On its release date, the phablet-sized iPhone 6 will be likely wrapped in a virtually indestructible shell with futuristic handset body build, thanks to new Apple patents that point to the use of liquid metal materials and solid-state battery for future iOS devices.
With solid-state batteries, according to Patently Apple, Apple aimed to build iOS devices that are safe to use, durable and flexible. Specifically, "the solid-state battery may have a higher energy density than the lithium-ion and/or lithium-polymer battery."
"The solid-state battery may be safer and/or more reliable than conventional lithium-ion and/or lithium-polymer batteries," the tech site added.
One of the main benefits in using the technology behind solid-state batteries was that they "are easy to miniaturize and can be constructed in thin film form." It was hardly surprising that with the know-how, Apple would release the iPhone 6 with cutting-edge form factor and bendable display screen as previously rumoured.
The only problem was how to safely and efficiently recharge solid-state batteries, which are categorised in high-power and low-power densities. Apple intended to commercialise the latter by inventing its own charging technique while operating within the same technology, Patently Apple said.
In its own system, Apple will devise monitoring and modification measures for a solid-state battery pack installed in an iPhone 6, for example, to ensure that the mechanism will not exceed its temperature threshold.
In practical application, a higher charging rate was achieved once heat build-up is kept at a certain point, Apple said. If the technology was put into full use, not only will future iPhone and iPad iterations become lighter and thinner, they will also enjoy longer operating hours in a single charge.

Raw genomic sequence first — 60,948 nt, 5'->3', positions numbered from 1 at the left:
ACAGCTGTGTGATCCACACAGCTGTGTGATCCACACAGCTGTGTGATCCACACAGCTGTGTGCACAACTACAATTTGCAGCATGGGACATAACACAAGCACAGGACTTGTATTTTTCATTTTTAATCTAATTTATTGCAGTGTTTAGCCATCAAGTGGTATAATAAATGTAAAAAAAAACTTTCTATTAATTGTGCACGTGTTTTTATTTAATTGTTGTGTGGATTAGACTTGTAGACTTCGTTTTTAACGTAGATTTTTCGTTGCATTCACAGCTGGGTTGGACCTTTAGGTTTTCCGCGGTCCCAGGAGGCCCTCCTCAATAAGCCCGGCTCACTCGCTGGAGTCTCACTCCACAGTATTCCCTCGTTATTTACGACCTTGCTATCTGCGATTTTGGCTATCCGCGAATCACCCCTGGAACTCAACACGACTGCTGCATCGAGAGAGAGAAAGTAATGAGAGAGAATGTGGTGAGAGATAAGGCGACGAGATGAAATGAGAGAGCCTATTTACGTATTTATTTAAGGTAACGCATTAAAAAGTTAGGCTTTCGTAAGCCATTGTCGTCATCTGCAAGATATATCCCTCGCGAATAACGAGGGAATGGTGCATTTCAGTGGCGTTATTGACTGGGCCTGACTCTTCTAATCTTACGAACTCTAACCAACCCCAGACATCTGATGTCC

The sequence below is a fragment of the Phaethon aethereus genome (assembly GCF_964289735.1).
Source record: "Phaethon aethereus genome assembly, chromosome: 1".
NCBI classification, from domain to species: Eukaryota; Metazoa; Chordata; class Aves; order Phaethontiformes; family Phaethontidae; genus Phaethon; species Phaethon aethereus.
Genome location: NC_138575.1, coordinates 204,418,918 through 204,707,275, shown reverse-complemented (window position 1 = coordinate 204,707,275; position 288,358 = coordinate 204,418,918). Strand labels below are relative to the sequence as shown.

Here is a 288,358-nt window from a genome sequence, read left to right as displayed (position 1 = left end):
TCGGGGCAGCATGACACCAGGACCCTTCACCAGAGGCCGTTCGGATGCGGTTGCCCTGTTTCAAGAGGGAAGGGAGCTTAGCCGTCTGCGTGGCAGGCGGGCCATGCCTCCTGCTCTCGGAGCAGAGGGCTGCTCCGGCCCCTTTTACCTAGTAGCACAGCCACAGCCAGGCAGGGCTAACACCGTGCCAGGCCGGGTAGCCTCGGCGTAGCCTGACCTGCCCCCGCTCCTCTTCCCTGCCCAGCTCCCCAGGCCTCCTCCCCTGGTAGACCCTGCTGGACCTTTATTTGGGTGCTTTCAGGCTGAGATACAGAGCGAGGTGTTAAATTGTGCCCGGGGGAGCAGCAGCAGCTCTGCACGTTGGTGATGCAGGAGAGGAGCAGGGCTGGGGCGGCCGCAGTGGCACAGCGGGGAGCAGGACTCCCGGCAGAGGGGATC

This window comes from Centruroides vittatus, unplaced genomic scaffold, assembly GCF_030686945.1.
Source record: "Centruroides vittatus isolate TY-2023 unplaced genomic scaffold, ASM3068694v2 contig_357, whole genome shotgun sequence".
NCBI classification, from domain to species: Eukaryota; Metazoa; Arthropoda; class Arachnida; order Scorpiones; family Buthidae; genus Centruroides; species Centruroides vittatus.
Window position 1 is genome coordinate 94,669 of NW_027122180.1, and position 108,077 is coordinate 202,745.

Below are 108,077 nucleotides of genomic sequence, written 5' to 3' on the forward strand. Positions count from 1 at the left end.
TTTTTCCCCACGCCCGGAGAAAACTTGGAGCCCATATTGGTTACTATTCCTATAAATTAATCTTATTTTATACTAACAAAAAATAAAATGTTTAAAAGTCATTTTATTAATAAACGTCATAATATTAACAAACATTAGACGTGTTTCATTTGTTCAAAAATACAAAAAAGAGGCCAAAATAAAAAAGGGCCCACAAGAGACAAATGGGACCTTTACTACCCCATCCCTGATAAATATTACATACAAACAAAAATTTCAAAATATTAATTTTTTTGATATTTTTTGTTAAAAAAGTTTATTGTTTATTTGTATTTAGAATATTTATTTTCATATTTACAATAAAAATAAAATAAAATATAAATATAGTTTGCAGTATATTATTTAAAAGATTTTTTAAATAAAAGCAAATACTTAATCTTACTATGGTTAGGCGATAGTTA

In the second patent, Apple boasted a manufacturing procedure that leads to the forging of three-dimensional (3-D) structures with the use of a LiquidMetal material. In terms of providing a more robust cover structure for iPhones and iPads, "the three-dimensional structures may be configured to define desired stiffness, weight, and/or flexibility within a device," Patently Apple said.
Aside from housing sensitive components of iOS devices inside an armoured 3D shell for robust protection, the technology will also guard iPhones and iPads from liquid intrusion. Apple, according to Patently Apple, intended to use the same technology in future iOS smartphone builds with the iPhone 6 likely to showcase the first rendition.
Deemed as the first Apple phablet, the iPhone 6 was forecasted by analysts for a Q1 2014 release date, likely before the rumoured iPad Mini 2 with Retina debut set on March of the same year.
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